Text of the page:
A few images of people recently Duluthing.
A few years ago I came across this photo, saved it on my computer with just the title “Duluth,” and then forgot about it. I probably didn’t know much about it then, or maybe wasn’t even certain it was a photo of Duluth.
So … that’s all we’ve got to go on with this Mystery Photo. It looks 1800s-ish. Could be Superior Street. Can anyone verify this as a Duluth photo?
This undated postcard photo depicts a U.S. Mail boat at a nondescript location. The only clue that it might be on the St. Louis River or some other body of water in the vicinity of Duluth is a penciled note on the back of the card.
This week, photographer David Barthel talks about building a career from his art, how his photography evolved from a hobby and curiosity as a kid, the turning point of a job loss, and some of his inspirations from our area.
DB: I’ve been photographing the natural world for over fifteen years, with a primary focus on the North Shore of Lake Superior and a secondary emphasis on the vast and rugged American West. I’m often asked how long I’ve been involved with photography, a question that would seemingly demand a concise answer. The reality is, my journey into photography didn’t result from any single moment of epiphany, but rather the gradual development of a long-held hobby.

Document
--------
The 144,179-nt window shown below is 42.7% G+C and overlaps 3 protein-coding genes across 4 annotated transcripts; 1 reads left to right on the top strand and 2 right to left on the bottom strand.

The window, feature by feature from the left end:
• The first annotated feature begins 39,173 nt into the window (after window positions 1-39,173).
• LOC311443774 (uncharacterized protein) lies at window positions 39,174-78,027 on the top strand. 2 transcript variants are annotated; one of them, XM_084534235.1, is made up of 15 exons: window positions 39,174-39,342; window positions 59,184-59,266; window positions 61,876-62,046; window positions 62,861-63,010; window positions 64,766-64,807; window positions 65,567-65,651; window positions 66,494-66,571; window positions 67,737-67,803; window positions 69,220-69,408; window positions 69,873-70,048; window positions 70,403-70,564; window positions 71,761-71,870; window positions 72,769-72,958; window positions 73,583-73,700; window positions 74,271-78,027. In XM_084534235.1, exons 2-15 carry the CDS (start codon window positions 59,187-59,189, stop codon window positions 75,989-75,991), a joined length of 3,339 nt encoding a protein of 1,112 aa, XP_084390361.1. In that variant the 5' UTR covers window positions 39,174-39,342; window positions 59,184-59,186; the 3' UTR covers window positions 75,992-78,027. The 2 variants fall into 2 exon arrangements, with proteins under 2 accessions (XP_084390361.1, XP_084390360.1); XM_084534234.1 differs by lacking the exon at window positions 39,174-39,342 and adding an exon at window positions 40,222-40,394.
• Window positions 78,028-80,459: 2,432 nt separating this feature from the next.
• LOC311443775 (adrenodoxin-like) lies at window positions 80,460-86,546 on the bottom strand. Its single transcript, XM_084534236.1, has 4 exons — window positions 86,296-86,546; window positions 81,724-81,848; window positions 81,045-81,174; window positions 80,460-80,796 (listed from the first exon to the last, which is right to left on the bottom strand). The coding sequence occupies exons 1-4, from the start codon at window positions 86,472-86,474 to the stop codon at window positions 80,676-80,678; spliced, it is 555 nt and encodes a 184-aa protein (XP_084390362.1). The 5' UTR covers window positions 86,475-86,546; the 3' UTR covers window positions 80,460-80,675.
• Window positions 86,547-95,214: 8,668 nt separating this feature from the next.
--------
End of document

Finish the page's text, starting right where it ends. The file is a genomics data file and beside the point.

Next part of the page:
The focus of this Selective Focus series has mostly been current artists and what they’ve been working on, but we also enjoy swerving into the realm of “found art.” This week is one of those times. PDD’s own Paul Lundgren fills us in on this collection.
PL: What we’ve got here is a sampling of old photographs that were temporarily stored at my house while my wife’s Aunt Becky was in the process of moving last year. I don’t know any of the people in the photos, I just pulled some out that I thought had an artistic quality. I asked Aunt Becky about them and she didn’t seem to know much of who was who or what was what in the pictures either. That’s something that naturally happens when you accumulate stuff as your elders die off. Pretty soon half of your photos are of someone’s grandmother’s ex-husband’s third cousin, etc.